Health benefits of Prickly amaranth

Google+ Pinterest LinkedIn Tumblr +

Prickly amaranth Quick Facts
Name: Prickly amaranth
Scientific Name: Amaranthus spinosus
Origin Lowlands of tropical America, but it is now a pantropical weed occurring in warmer areas worldwide
Shapes Ovoid shaped fruit, mostly dehiscent, compressed, ellipsoidal, acute or obtuse, with a short inflated neck below the style base
Taste Bitter
Health benefits Beneficial for bronchitis, appetizer, biliousness, galactagogue, hematinic, stomachic effects, nausea, flatulence, anorexia, blood diseases, burning sensation, leucorrhoea, leprosy, piles and as a treatment for hallucination, healing of wounds and rheumatism, and to arrest the coughing up of blood
Amaranthus spinosus, commonly known as the spiny amaranth, spiny pigweed, prickly amaranth or thorny amaranth belongs to Amaranth family Amaranthaceae. The plant is widely distributed throughout the tropics and warm temperate regions of Asia from Japan to Indonesia to India, the Pacific islands, native to tropical America and Australia as a weed in cultivated as well as fallow lands. The plant is sometimes a noxious weed. It can be a serious weed of rice cultivation in Asia. You can cook the leaves and stems or eaten raw to get its very nutritious benefits. Prickly amaranth, Spiny amaranth, Thorny amaranth, Thorny pigweed, Prince-of-Wales-feather, Carelessweed, Edlebur, Needlebur, Pigweed, Prickly calalu, Spiny pigweed, prickly, pigweed, soldier-weed, spiny pigweed, thorny amaranthus, calaloo, needle burr, pigweed, prickly calaloo, prickly callau, prickly caterpillar, spiny amaranthus, spiny calaloo, sticker weed, thorny pigweed and wild callau are some of the well-known common names of the plant. This herbal plant is mainly found in warm area and known for traditional medicine throughout the world.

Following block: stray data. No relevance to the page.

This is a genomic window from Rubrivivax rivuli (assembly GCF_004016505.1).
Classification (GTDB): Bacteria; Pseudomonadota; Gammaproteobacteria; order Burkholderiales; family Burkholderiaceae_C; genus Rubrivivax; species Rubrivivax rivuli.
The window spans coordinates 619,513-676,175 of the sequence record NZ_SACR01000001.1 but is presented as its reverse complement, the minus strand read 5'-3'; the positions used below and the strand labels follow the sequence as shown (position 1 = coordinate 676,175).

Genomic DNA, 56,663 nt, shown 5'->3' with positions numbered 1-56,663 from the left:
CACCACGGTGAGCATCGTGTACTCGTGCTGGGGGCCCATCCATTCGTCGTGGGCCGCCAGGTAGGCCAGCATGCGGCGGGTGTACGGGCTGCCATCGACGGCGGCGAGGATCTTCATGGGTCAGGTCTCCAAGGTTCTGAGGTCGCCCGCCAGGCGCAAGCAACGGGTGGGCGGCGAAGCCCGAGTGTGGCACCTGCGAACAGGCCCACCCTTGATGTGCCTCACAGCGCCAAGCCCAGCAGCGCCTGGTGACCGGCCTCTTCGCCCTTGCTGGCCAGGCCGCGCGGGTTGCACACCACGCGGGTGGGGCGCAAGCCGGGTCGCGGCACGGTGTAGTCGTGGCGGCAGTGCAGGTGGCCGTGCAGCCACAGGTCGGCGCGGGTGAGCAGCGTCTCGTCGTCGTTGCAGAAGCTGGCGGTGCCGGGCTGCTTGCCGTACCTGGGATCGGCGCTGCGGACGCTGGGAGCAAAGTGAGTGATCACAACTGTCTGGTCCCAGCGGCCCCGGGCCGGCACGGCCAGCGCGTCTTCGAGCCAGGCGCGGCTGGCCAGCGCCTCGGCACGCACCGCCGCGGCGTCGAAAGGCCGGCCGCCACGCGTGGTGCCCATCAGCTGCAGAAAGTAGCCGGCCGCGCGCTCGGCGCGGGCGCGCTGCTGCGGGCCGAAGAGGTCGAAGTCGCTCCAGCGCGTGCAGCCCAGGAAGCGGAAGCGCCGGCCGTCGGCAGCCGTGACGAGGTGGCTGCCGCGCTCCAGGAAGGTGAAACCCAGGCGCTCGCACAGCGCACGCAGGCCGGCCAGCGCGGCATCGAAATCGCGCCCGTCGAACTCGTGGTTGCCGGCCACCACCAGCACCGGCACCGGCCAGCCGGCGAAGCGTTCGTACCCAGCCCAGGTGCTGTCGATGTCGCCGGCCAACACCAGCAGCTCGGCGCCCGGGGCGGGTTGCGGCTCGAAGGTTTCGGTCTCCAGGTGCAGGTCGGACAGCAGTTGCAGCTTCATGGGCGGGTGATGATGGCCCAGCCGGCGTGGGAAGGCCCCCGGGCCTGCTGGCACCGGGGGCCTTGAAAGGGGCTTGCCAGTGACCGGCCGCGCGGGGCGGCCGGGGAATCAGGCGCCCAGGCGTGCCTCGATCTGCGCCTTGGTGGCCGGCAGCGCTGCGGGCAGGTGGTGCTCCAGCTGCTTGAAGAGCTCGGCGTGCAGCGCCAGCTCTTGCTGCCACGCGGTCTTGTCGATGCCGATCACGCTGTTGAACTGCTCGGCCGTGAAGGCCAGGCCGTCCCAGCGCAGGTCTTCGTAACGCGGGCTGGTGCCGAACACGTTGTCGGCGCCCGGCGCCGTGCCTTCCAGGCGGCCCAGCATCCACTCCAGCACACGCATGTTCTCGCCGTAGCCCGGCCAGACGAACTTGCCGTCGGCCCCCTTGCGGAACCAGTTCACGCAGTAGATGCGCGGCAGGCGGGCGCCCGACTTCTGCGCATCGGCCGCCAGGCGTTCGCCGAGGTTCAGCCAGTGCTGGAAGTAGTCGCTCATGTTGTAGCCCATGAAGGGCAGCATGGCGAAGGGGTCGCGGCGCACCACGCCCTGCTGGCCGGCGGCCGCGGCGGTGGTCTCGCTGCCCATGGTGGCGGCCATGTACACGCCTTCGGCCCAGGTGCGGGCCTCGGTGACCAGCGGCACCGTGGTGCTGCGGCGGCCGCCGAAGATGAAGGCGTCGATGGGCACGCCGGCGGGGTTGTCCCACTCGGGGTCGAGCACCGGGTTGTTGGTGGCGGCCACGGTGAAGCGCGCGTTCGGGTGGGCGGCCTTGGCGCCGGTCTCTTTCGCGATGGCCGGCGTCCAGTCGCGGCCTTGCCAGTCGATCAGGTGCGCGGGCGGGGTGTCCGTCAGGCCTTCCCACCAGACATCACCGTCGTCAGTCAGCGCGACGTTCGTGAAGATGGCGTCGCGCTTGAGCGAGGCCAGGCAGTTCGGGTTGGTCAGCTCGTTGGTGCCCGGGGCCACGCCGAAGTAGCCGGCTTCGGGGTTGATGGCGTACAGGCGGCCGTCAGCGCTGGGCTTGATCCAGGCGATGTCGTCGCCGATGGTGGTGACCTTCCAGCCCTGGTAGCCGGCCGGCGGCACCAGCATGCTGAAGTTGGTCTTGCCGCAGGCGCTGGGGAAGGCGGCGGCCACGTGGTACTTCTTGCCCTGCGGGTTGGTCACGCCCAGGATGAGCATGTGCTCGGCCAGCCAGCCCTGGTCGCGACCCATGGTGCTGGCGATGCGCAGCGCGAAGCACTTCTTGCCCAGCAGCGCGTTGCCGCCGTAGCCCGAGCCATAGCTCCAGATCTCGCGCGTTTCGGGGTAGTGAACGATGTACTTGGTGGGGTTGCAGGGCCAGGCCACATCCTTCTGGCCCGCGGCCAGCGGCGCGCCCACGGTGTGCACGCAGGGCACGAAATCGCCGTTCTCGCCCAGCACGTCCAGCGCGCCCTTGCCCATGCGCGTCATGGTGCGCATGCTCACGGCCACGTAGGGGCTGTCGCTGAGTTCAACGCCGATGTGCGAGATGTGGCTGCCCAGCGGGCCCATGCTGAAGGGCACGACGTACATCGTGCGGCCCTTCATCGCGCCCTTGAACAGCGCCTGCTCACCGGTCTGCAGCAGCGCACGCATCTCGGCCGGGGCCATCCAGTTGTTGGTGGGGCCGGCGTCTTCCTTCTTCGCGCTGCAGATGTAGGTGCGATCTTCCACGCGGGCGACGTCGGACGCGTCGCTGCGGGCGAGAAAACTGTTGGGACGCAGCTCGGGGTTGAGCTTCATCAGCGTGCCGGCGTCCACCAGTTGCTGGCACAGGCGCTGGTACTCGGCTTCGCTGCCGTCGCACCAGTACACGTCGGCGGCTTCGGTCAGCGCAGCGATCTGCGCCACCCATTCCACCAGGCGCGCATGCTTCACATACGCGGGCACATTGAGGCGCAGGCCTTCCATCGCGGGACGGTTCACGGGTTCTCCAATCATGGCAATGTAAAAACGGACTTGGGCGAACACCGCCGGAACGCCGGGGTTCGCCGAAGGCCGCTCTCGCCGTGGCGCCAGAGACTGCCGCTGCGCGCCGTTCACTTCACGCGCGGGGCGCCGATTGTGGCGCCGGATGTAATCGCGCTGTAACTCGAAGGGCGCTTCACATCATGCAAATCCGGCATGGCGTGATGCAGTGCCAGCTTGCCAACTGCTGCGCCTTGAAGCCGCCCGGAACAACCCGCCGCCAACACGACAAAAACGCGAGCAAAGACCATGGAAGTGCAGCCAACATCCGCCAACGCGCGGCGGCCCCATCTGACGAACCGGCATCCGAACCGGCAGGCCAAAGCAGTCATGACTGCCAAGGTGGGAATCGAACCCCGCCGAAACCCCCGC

Plant Description

Prickly amaranth is an erect, spinous, multi branched, and smooth, herbaceous annual herb that grows up to 150 cm long. The plant is found growing in cultivated fields, waste places, roadsides; garbage heaps, and abandoned fields, disturbed areas, fields, along railroad tracks and stock pens. The plant thrives in rich, warm, loamy soils with high organic matter and sufficient nitrogen. The plant has strong taproot with a network of fibrous feeder roots. The taproot may or may not be distinctly reddish in color. Stem is erect or sometimes ascending proximally, much-branched and bushy, rarely nearly simple, 0.3-1(-2) m; each node with paired, divergent spines (modified bracts) to 1.5(-2.5) cm.